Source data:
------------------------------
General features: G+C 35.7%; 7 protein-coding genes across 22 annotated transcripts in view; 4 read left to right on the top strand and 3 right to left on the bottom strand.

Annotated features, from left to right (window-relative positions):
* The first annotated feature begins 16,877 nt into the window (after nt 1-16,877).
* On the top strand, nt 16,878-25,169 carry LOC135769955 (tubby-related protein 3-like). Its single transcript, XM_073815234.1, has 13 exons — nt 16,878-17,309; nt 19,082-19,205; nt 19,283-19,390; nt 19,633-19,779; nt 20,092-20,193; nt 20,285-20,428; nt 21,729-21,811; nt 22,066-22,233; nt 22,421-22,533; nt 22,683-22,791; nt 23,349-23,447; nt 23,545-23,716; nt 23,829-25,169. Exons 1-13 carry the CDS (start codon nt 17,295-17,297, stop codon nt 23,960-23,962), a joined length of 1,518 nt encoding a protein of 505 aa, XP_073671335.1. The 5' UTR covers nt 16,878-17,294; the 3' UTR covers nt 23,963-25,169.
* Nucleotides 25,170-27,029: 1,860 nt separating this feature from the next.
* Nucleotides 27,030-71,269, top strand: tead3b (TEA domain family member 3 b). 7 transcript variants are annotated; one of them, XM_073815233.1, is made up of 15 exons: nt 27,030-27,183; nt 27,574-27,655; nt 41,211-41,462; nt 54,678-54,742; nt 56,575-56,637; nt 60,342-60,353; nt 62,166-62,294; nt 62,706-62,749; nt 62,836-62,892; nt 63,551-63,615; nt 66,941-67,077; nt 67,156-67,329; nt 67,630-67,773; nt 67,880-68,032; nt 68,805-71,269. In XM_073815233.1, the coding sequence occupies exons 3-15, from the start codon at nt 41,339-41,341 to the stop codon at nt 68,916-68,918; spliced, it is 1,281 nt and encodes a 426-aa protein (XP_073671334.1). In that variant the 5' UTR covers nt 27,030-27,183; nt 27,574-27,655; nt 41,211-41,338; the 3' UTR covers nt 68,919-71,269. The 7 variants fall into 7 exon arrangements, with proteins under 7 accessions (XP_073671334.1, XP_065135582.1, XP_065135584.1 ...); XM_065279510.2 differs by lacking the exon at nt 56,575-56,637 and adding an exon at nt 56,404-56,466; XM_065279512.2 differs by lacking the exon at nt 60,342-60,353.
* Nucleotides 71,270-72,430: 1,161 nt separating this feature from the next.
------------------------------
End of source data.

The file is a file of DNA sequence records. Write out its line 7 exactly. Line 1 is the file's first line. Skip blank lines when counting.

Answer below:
* Nucleotides 71,270-72,430: 1,161 nt separating this feature from the next.